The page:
If you walk into a caféor catch a bus downtown, chances are the majority of folks will be on a mobile device.
On the surface, it looks as though many people are disconnected, but the reality is we are more connected than ever. Many individuals can be reached at any time, no matter where they’re going.
We can reach out to folks well outside of our physical radius. However, if we're not mindful, this may play into an overwhelming feeling of exhaustion and even isolation.
Nowadays, many teens navigate life through their mobile devices, too. The majority of young people connect through means such as texting, social media, and other digital methods.
While many adults question whether this is healthy for our youth, it’s important to recognize ways we can still form meaningful connections in a digital age.
Crisis Connections hears that from many young people in the community and is working hard to provide the support that is most comfortable for them.
Their program, Teen Link, was born over 20 years ago, after the daughter of a former Crisis Connections’employee was murdered at the hands of an abusive partner.
Her mother recognized the difference connection could make but found that many teens, like her daughter, struggled to connect with adults about the challenges they faced.
She worked with the agency to create a youth-driven program, where teens could talk to other teens to get support and find youth-friendly resources.
“Teen Link is a wonderful and open network of teens where conversation regarding important and relevant topics of mental health can be instigated and sustained in a healthy manner,” says volunteer youth Crisis SpecialistKatie.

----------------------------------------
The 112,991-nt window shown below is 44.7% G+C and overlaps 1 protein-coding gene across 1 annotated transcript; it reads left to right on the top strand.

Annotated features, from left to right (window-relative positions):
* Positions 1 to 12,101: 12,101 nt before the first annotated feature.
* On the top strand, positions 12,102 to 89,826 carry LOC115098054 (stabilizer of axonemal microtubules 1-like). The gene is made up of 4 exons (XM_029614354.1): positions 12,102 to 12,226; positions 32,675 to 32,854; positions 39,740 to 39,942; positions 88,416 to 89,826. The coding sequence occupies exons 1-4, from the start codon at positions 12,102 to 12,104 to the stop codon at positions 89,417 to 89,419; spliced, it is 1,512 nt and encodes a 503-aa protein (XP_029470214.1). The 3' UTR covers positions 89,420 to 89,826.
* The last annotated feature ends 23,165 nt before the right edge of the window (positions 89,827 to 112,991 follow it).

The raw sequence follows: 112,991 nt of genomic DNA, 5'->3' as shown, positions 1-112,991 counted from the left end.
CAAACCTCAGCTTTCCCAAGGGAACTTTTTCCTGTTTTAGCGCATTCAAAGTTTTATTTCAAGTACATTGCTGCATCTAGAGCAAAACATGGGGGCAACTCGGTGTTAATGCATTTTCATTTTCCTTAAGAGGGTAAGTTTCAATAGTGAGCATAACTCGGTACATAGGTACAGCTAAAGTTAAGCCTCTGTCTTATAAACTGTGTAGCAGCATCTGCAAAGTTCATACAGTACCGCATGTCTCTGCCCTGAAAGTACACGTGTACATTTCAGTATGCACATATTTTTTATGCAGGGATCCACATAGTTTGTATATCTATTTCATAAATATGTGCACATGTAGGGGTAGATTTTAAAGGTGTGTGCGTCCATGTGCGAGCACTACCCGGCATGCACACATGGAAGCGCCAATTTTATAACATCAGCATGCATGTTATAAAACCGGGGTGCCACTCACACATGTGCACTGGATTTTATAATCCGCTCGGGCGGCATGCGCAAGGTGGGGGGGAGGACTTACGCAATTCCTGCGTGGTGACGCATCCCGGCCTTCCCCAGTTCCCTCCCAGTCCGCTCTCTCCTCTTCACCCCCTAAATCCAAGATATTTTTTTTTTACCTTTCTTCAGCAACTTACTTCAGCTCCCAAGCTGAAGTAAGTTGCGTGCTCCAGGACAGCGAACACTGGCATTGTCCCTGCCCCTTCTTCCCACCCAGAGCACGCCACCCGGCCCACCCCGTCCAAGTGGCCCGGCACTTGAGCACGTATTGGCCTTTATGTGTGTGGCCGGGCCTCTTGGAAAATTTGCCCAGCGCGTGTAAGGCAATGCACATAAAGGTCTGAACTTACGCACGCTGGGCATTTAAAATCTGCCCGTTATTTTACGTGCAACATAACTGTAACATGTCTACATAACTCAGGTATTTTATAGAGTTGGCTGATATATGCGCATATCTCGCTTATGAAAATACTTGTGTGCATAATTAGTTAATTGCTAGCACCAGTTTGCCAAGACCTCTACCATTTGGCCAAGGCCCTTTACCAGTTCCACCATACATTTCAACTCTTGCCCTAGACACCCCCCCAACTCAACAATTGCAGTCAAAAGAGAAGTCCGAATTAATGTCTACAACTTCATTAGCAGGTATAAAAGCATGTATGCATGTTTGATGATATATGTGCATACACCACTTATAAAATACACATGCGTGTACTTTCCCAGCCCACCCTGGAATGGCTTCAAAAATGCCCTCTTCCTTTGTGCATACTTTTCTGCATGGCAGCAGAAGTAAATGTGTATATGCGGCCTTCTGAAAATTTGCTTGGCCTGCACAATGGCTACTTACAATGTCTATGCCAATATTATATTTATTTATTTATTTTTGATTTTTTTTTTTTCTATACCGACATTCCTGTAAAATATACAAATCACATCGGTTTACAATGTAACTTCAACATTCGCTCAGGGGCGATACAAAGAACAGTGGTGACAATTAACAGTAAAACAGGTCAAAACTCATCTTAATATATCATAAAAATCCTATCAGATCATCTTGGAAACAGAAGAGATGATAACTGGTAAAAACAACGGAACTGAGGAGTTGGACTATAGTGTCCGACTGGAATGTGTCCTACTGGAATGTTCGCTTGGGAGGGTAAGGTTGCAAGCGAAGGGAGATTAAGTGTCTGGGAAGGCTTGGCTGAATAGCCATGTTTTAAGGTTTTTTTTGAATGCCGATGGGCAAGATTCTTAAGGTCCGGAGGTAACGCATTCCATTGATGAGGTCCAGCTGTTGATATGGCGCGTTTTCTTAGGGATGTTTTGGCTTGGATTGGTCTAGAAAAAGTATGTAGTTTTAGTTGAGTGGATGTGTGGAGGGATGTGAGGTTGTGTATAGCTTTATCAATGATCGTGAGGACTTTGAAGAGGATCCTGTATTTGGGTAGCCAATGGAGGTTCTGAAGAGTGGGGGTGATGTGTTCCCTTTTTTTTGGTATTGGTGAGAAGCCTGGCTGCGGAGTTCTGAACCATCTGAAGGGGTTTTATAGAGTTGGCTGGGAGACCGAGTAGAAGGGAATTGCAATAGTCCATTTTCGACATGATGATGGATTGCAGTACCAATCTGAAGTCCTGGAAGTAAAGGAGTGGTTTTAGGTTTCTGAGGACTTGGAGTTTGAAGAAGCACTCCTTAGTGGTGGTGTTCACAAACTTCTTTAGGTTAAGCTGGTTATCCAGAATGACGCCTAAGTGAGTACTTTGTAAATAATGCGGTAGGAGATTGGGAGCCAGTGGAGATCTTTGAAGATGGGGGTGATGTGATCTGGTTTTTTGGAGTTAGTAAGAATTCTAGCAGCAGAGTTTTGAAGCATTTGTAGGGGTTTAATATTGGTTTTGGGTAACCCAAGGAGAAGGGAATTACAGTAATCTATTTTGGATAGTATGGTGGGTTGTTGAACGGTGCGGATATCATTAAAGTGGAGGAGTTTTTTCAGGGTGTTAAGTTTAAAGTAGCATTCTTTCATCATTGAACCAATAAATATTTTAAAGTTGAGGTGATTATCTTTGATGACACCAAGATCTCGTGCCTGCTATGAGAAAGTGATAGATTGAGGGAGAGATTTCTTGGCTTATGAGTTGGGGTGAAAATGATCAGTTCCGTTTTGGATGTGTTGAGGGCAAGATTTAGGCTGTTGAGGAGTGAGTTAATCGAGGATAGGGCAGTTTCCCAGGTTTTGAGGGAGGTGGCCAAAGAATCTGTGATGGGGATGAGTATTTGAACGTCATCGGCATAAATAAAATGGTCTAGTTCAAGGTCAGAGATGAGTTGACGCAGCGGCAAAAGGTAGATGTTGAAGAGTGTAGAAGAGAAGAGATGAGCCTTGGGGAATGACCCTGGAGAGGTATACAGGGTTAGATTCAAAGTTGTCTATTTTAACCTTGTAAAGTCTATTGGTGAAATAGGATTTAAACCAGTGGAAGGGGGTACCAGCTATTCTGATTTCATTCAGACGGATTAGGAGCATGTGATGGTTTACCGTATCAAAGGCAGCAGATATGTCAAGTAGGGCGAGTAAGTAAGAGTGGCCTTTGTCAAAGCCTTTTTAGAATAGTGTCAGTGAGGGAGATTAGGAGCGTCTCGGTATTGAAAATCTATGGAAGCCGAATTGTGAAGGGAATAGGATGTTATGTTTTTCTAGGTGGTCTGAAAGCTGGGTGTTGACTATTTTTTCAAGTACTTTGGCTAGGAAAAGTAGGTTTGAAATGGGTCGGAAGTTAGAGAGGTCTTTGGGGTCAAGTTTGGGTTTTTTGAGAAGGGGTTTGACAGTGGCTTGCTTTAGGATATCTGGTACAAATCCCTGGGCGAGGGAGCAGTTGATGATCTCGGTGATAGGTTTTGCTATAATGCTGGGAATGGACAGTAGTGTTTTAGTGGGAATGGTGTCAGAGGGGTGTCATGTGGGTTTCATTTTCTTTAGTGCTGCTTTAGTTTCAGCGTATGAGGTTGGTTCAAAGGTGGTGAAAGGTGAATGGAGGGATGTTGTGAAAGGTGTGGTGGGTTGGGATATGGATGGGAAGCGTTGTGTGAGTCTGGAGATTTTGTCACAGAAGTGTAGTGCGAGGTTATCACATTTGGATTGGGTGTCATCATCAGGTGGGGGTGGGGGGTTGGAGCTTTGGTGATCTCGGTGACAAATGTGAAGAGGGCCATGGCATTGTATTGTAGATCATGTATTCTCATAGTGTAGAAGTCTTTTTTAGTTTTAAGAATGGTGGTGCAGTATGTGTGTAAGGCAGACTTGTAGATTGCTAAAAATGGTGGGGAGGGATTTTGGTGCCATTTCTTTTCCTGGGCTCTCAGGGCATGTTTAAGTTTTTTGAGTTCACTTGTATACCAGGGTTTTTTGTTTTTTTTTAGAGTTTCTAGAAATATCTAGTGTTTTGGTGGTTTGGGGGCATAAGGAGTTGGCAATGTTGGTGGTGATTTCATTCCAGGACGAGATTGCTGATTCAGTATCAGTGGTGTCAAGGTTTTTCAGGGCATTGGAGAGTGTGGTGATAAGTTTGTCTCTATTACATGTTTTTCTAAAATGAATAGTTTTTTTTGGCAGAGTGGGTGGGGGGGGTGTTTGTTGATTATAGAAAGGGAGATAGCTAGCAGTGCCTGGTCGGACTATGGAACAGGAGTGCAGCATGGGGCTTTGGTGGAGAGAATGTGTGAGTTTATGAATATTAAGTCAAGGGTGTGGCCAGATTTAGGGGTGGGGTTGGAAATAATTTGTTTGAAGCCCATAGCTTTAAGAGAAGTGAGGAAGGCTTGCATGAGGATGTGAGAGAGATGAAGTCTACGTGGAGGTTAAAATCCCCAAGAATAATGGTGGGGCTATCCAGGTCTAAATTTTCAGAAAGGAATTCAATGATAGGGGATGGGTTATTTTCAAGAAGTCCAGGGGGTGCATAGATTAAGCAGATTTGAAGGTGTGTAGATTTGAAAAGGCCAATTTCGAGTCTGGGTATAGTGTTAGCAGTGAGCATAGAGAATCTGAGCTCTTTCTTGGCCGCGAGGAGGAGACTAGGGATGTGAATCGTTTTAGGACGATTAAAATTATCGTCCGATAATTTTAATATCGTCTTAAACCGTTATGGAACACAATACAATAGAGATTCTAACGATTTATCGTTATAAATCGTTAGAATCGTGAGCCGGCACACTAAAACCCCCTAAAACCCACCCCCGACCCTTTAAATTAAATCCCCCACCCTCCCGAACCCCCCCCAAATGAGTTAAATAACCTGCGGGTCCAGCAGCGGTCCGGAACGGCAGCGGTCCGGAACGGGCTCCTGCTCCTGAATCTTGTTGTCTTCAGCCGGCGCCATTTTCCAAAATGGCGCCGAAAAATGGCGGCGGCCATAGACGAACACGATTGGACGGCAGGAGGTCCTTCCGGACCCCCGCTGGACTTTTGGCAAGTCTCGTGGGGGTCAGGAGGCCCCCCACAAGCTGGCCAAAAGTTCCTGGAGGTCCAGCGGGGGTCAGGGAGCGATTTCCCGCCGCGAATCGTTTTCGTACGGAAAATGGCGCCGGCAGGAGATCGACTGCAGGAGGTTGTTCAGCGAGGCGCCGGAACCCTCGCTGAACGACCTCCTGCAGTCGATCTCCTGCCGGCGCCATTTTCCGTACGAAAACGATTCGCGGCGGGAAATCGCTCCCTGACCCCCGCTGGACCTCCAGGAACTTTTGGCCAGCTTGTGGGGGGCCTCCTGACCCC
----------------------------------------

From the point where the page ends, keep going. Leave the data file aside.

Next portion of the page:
Teen Link answers calls and chats from youth all over the state of Washington; however, despite growing signs of our youth struggling with mental health challenges, calls to this line remain consistent.
In 2018, Teen Link answered 2,759 calls and chats; however, only years before, this number broke 3,000 calls and chats.
Crisis Connections recognizes that this may be because calls are not the primary method of communication for youth, which is why they are expanding access to support and resources by opening texting as a way to communicate with this youth program.
“Because many teens enjoy and spend significant amounts of time on their phones, I believe bringing a texting function to TeenLink will make it more approachable,” Katie said. “In turn, this will make teen access to emotional support more available and normalized.”
Crisis Connections is excited to announce that texting Teen Link is now available for our youth every day from 6-9:30 pm.
Learn more about this by visiting www.TeenLink.org.If you are struggling, you are not alone.